Post-romanticism or Postromanticism refers to a range of cultural endeavors and attitudes emerging in the late nineteenth and early twentieth centuries, after the period of Romanticism.
Non-religious secular music and sacred music were the two main genres of Western music during the Middle Ages and Renaissance era. The oldest written examples of secular music are songs with Latin lyrics. However, many secular songs were sung in the vernacular language, unlike the sacred songs that followed the Latin language of the Church. These earliest types were known as the chanson de geste and were popular amongst the traveling jongleurs and minstrels of the time.
La Calisto is an opera by Francesco Cavalli from a libretto by Giovanni Faustini based on the mythological story of Callisto.
In music, especially Schenkerian analysis, a voice exchange is the repetition of a contrapuntal passage with the voices' parts exchanged; for instance, the melody of one part appears in a second part and vice versa. It differs from invertible counterpoint in that there is no octave displacement; therefore it always involves some voice crossing. If scored for equal instruments or voices, it may be indistinguishable from a repeat, although because a repeat does not appear in any of the parts, it may make the music more interesting for the musicians. It is a characteristic feature of rounds, although not usually called such.
In music, voice crossing is the intersection of melodic lines in a composition, leaving a lower voice on a higher pitch than a higher voice. Because this can cause registral confusion and reduce the independence of the voices, it is sometimes avoided in composition and pedagogical exercises.
Neotonality is an inclusive term referring to musical compositions of the twentieth century in which the tonality of the common-practice period is replaced by one or several nontraditional tonal conceptions, such as tonal assertion or contrapuntal motion around a central chord.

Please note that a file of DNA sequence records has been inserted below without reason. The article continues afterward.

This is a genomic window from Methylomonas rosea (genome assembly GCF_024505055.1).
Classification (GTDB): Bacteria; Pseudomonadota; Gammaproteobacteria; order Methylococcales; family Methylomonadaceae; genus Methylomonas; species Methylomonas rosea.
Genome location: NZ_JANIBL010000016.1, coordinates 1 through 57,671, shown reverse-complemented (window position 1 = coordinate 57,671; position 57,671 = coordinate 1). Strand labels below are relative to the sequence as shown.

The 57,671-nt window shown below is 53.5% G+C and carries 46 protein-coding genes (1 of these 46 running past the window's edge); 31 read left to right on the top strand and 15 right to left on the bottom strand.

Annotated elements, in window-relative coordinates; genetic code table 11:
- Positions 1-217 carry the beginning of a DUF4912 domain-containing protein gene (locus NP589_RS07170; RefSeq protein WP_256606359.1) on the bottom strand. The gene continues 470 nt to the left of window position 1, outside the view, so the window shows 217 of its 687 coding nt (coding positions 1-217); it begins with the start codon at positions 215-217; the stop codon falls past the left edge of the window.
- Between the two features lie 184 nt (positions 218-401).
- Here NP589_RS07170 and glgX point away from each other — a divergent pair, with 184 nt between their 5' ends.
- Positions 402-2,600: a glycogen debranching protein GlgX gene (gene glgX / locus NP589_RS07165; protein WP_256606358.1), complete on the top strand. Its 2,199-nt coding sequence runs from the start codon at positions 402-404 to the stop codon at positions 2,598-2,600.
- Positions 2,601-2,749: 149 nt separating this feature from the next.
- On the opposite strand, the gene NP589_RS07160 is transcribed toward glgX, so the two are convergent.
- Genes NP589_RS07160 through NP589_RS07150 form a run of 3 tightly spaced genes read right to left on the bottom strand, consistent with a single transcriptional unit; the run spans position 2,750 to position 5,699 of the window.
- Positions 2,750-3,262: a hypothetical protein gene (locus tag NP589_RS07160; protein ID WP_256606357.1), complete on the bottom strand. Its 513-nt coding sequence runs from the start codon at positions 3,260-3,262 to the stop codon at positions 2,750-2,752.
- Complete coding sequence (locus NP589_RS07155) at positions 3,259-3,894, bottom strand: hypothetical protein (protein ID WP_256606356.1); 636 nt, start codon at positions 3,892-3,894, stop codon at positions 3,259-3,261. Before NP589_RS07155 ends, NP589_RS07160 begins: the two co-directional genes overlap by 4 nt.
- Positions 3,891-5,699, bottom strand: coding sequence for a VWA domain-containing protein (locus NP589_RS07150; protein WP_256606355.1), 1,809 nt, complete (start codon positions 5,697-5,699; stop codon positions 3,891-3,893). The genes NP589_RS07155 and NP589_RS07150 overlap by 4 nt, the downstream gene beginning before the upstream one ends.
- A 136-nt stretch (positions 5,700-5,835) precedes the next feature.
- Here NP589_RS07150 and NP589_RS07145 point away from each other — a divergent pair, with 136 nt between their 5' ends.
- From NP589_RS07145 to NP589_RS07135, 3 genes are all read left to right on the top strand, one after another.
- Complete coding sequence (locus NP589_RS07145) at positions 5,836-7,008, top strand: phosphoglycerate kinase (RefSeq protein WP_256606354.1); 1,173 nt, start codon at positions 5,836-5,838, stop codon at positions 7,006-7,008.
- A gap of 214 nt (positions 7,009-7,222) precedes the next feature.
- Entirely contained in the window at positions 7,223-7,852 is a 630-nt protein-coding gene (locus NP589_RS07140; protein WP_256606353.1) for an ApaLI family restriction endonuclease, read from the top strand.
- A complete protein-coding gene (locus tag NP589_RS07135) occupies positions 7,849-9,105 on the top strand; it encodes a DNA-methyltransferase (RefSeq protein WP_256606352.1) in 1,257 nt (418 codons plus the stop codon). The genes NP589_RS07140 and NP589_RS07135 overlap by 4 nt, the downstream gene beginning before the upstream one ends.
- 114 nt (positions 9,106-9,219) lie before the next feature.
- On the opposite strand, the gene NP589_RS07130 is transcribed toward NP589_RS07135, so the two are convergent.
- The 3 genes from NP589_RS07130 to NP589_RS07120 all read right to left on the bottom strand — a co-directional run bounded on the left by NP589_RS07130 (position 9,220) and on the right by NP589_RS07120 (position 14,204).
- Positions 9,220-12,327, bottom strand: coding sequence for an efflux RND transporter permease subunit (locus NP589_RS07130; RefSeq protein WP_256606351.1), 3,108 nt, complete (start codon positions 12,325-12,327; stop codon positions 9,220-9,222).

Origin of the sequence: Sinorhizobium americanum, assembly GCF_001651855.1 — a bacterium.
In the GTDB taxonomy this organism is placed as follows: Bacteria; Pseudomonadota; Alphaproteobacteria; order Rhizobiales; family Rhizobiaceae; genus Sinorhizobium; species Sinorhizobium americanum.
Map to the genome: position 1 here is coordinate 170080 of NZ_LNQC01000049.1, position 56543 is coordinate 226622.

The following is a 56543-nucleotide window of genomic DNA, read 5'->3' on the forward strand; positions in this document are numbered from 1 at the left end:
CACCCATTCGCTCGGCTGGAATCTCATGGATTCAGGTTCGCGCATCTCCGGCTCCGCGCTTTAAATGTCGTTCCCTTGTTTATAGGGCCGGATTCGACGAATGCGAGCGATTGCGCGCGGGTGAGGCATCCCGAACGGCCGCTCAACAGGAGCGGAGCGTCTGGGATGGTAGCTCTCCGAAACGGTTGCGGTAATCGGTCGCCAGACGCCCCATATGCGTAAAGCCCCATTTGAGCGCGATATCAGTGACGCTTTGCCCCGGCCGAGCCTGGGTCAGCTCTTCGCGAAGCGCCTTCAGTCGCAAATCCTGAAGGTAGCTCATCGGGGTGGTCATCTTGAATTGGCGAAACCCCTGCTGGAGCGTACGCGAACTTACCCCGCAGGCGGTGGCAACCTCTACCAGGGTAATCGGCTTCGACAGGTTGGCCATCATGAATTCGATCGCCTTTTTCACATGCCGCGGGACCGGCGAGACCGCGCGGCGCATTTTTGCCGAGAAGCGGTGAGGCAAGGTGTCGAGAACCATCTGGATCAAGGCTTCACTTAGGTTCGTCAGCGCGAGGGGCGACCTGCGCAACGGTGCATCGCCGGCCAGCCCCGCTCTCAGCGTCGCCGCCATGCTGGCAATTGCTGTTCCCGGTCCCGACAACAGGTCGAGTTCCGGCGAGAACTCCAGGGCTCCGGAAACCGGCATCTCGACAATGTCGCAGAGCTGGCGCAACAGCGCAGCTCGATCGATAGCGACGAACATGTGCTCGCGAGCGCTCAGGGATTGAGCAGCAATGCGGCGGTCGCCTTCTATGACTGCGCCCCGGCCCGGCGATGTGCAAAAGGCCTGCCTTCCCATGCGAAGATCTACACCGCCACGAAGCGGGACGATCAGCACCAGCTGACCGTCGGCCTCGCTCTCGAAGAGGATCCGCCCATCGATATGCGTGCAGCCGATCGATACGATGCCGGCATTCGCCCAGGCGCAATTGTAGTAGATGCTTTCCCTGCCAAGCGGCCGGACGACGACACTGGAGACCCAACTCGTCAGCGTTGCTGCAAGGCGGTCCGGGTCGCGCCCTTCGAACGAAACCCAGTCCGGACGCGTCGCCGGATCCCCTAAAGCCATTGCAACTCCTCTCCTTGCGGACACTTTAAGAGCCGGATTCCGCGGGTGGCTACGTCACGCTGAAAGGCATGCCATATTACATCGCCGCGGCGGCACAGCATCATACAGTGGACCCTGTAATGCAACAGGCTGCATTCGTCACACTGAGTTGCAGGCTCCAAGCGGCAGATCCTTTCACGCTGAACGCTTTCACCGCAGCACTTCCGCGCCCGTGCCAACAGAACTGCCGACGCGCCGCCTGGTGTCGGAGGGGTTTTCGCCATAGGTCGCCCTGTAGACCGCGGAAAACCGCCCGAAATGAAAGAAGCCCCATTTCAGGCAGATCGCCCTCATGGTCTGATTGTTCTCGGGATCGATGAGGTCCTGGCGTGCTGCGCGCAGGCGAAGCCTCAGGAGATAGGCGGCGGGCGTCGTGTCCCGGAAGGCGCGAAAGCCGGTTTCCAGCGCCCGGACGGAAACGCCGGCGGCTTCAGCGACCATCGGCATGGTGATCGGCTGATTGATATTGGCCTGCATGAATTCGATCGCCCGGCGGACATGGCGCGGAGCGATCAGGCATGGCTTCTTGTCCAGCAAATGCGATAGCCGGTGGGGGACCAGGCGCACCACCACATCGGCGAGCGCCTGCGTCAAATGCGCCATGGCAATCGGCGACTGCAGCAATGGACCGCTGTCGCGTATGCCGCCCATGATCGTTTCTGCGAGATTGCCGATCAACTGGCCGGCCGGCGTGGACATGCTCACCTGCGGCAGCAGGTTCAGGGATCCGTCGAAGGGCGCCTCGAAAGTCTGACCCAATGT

Claude Victor Palisca was an internationally recognized authority on early music, especially opera of the Renaissance and Baroque periods, and was Henry L. and Lucy G. Moses Professor Emeritus of Music at Yale University. He is best known for co-writing the standard textbook A History of Western Music, as well as for his substantial body of work on the history of music theory in the Renaissance, reflected in his editorship of the Yale Music Theory in Translation series and in the book Humanism in Italian Renaissance Musical Thought (1985); in particular, he was the leading expert on the Florentine Camerata. His 1968 book Baroque Music in the Prentice-Hall history of music series ran to three editions.
Barbara Russano Hanning is an American musicologist who specializes in 16th- and 17th-century Italian music. She has also written works on the music of 18th-century France and on musical iconography.
Columba Aspexit is a sequence written by Hildegard of Bingen in the late 12th century. It is one of seven sequences from her collection of lyrical poetry entitled Symphonia armonie celestium revelationum. This piece is found in only one manuscript: HS 2; Hessische Landesbibliotek, Wiesbaden, “Riesenkodex” (1175).
The Schola Cantorum was the trained papal choir during the Middle Ages, specializing in the performance of plainchant for the purpose of rendering the music in church. In the fourth century, Pope Sylvester I was said to have inaugurated the first Schola Cantorum, but it was Pope Gregory I who established the school on a firm basis and endowed it. The choir ranged anywhere from twenty to thirty boys or men. Only the most skilled in singing were selected to participate in the Schola Cantorum.
J. Peter Burkholder is an American musicologist and author. His research interests include twentieth-century music, Charles Ives, musical borrowing, American music, analysis, and music history pedagogy. He is the co-author of A History of Western Music, 9th Edition, with Donald Jay Grout and Claude V. Palisca published by W. W. Norton & Company. He has written numerous monographs, essays, and journal articles. He is widely held in libraries.